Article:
Kirsty Presents: Spamalicious

I have long been fascinated with the sponsored links in the spam folder of my gmail account. I wonder about the day that the online equivalent of junk mail was christened spam.  What was Hormel Foods’ reaction?  After all, the irritation caused by an avalanche of unsolicited email offering snake oil remedies for s*xual satisfaction and instant riches is hardly a response any profit-minded company would want associated with their product.  Surely?

The nomination must, however, have been a double-edged sword, especially with the introduction of spam filters and folders which opened the way for a dedicated advertising opportunity via email accounts, many of whose owners might visit them several times in one day. Every now and again, I check the spam folder of my gmail account, just to assure myself that no genuine emails have been caught by its filter, and not once have I seen any product other than SPAM® recipes advertised above the list of unread messages.

I remember eating SPAM® as a child.  It was something to be taken on camping trips or to have on those occasions when the budget didn’t stretch to freshly sliced meat from the deli. But I don’t think I’ve eaten it for at least 20 years.  Perhaps this is the source of my fascination with the SPAM® recipes; I genuinely didn’t think anyone ate it anymore.  Even while I was aware that SPAM® was still on the shelves in all its varieties at my local supermarket, in a society of plenty, I considered it to be a last resort, a half-step up from tinned meat products for animals.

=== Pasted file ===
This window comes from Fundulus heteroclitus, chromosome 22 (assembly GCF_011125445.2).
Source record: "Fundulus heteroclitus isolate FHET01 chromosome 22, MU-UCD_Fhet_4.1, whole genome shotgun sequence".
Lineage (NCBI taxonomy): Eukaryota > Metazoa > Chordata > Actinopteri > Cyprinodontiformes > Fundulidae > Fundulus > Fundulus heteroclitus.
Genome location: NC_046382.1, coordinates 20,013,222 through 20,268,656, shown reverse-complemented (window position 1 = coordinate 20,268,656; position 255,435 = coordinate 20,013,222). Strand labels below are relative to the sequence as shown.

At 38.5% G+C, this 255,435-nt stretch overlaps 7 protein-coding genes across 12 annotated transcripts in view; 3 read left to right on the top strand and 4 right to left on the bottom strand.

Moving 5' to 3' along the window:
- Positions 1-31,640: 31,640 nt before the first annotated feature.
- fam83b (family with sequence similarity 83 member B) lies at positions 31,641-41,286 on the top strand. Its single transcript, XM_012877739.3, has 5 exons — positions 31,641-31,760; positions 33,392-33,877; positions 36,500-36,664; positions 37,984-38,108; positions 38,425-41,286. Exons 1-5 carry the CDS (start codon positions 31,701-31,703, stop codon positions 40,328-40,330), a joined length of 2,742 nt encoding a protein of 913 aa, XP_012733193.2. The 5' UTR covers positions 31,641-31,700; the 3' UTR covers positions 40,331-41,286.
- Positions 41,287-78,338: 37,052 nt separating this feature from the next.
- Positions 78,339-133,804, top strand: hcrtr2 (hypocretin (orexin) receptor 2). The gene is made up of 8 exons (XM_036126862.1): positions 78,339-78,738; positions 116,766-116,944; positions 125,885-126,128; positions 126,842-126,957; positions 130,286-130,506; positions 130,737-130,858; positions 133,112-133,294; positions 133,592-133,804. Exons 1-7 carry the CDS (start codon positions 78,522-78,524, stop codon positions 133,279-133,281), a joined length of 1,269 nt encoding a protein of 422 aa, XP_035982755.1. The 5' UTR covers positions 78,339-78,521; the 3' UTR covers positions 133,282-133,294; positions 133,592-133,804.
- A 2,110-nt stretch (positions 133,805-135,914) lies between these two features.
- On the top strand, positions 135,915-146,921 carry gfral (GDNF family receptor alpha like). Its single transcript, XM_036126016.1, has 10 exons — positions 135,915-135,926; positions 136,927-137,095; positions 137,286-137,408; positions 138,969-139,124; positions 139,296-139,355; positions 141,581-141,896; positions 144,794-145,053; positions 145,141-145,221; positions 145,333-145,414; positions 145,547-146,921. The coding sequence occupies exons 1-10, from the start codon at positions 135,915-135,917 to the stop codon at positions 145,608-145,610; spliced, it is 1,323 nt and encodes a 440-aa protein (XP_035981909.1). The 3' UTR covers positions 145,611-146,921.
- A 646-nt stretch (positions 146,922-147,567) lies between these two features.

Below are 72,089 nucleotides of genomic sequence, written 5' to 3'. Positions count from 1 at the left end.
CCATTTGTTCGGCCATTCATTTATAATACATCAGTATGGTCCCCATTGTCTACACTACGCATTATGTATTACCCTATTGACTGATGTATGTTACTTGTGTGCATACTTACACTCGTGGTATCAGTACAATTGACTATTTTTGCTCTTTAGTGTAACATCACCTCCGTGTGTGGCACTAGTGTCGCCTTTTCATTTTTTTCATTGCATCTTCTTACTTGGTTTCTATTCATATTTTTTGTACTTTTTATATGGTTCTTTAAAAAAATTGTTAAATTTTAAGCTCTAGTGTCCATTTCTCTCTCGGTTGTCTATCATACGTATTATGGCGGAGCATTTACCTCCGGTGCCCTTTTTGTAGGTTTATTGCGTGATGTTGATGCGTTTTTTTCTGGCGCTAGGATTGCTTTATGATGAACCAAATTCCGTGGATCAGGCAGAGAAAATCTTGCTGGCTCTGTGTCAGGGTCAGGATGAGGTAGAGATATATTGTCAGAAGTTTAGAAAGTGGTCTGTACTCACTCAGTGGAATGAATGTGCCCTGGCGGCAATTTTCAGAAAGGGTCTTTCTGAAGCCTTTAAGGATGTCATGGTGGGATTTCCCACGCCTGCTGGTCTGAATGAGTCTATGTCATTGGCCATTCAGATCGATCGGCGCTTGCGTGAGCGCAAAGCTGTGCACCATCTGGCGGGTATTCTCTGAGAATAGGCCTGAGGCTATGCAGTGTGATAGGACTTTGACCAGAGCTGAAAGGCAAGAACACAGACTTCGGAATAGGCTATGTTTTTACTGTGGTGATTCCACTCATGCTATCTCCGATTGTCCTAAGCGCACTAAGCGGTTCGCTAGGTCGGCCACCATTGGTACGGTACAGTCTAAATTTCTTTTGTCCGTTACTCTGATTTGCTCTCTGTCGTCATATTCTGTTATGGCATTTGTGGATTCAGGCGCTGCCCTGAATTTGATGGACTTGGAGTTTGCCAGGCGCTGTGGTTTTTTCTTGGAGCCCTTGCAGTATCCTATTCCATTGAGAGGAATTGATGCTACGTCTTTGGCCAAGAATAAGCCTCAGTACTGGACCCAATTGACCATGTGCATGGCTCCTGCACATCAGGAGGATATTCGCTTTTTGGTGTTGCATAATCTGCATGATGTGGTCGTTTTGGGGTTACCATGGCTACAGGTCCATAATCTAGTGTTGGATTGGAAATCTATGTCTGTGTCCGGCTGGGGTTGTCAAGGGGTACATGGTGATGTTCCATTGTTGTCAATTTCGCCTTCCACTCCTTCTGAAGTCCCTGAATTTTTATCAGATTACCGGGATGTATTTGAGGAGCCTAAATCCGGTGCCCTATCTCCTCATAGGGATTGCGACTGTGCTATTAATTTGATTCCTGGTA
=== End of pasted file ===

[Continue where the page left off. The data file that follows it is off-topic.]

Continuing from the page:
The recipes linked to in the gmail folder don’t necessarily change my view on this.  Here’s a brief sample: Savoury Spam Crescents, Spam Imperial Tortilla Sandwiches, Spam Swiss Pie, and Vineyard Spam Salad.  The ingredients in all of these recipes put me in mind of an odd combination of those recipe books for cosmopolitan housewives of the sixties and seventies and those so-called salads made from jello and marshmallow that were discussed in the comments somewhere else on this blog (I can’t find where right now).  My impression is something to do with the world tour and reinvention of various nationally ascribed cuisines and the use of packaged pastry and, of course, tinned meat.  For me, SPAM® is from another era or, perhaps, dimension, where fresh food was or is not readily available.

In the process of finding an image to accompany this post, I soon learned that my perception of SPAM® was not as widespread as I had assumed. No, indeedy. I found the image of the SPAM® Musubi via an article in Flak Magazine, ‘Hawaii: The Spam Archipelago‘.  Here my prejudices were confronted:  I am one of those  who ‘scoff at the possibilities of the pink meat’.

I’m not sure that having read the article I am scoffing any less, rather I am fascinated by the pervasiveness of SPAM® in the cuisine of the Pacific Rim. It seems that SPAM® is as contemporary an ingredient as any fresh oyster and like the oyster is often celebrated through a dedicated festival, known as the SPAM JAM®.  More than the humble oyster, however, SPAM® has its very own museum. And just in case you hoped thought the SPAM® stopped there, it seems there is also an entity known as the SPAMMOBILETM that travels from town to town.